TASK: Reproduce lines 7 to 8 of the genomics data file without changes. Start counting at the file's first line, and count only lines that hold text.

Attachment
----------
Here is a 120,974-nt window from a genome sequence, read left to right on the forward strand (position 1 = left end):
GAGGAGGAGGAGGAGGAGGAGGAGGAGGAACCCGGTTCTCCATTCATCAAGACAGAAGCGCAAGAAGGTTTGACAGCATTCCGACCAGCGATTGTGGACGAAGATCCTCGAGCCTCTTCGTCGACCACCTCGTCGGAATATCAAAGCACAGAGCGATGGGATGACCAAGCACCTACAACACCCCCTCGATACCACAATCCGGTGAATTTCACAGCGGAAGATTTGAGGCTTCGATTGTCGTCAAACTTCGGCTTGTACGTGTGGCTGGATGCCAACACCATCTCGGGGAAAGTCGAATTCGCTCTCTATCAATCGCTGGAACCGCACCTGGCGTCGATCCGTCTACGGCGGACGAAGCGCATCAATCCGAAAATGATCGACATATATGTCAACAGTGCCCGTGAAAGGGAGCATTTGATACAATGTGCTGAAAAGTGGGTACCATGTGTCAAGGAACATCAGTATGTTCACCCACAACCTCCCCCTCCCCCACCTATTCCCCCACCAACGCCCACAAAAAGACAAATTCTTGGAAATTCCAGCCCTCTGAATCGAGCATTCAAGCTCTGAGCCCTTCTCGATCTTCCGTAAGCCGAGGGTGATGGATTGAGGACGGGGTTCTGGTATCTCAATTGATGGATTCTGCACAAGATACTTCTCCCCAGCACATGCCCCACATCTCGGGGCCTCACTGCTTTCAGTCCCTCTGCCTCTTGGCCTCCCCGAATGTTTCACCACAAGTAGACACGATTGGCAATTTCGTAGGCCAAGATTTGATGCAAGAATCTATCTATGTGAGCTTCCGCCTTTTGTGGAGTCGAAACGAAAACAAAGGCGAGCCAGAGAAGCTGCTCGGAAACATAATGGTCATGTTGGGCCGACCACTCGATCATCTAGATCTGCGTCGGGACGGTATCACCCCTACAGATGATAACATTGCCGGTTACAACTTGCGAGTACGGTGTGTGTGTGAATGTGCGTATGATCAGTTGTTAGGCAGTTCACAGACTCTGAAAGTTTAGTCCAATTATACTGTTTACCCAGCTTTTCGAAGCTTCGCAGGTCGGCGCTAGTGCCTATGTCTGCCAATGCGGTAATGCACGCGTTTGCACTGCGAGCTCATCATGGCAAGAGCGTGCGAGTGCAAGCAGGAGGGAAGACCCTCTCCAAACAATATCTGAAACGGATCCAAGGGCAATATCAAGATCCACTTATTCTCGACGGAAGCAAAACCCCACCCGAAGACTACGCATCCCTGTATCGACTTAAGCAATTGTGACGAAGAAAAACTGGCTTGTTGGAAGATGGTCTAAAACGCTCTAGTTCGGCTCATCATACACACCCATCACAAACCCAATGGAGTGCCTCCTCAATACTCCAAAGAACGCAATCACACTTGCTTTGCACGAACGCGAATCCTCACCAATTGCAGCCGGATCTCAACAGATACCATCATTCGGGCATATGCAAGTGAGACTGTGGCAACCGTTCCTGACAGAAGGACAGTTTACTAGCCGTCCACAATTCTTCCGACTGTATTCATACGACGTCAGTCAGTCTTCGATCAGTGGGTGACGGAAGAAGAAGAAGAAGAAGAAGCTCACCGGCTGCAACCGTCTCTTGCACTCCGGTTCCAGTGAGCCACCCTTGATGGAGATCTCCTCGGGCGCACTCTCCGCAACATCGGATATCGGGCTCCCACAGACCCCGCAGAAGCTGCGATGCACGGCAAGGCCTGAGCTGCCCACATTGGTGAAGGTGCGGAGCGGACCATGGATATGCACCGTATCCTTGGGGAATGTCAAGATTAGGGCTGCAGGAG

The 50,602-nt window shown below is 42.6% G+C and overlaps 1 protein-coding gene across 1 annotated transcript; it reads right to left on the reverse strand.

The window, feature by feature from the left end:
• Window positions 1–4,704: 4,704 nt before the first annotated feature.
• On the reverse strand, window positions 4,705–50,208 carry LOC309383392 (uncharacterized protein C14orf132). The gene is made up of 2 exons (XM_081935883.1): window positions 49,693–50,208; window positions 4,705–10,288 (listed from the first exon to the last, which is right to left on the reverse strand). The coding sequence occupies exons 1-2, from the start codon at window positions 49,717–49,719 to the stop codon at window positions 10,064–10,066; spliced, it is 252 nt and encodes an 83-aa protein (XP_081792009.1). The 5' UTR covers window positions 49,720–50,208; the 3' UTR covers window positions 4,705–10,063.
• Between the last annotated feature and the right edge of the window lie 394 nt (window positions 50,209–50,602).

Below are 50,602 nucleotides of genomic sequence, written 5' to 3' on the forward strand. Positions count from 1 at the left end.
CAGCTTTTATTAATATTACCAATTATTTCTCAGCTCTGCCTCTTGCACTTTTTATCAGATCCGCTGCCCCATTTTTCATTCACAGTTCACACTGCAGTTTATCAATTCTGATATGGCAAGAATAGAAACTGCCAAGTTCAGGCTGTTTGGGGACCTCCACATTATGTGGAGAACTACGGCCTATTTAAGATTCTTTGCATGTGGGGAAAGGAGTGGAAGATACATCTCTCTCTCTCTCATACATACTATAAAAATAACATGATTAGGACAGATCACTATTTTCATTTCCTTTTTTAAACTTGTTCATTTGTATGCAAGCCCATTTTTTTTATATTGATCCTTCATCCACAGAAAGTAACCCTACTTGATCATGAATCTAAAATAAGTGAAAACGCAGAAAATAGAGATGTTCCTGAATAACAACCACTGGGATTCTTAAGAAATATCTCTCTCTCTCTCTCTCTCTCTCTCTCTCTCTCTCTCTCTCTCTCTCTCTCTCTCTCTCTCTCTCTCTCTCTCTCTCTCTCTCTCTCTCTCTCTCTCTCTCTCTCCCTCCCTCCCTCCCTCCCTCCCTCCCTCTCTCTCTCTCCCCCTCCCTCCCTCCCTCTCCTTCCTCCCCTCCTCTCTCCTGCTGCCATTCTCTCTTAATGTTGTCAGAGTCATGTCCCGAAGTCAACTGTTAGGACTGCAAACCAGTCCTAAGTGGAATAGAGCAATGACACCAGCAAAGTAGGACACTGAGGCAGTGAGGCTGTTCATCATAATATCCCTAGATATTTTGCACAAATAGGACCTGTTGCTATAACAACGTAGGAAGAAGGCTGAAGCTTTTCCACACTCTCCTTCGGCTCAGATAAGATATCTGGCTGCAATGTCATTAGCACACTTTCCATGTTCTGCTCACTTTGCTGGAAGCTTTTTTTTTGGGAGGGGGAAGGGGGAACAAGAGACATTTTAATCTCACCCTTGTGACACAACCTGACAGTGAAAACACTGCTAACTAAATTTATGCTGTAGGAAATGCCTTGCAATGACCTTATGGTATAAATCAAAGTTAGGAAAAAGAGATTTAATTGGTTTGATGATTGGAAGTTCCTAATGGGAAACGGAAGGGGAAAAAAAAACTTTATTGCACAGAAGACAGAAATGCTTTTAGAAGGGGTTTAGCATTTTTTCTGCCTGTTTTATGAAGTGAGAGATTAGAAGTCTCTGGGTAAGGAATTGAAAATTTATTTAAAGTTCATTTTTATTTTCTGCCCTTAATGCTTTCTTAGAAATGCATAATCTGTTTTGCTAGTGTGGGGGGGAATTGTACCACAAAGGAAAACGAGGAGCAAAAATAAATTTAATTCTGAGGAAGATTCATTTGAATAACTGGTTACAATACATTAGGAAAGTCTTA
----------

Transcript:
• Between the last annotated feature and the right edge of the window lie 394 nt (window positions 50,209–50,602).

Below are 50,602 nucleotides of genomic sequence, written 5' to 3' on the forward strand. Positions count from 1 at the left end.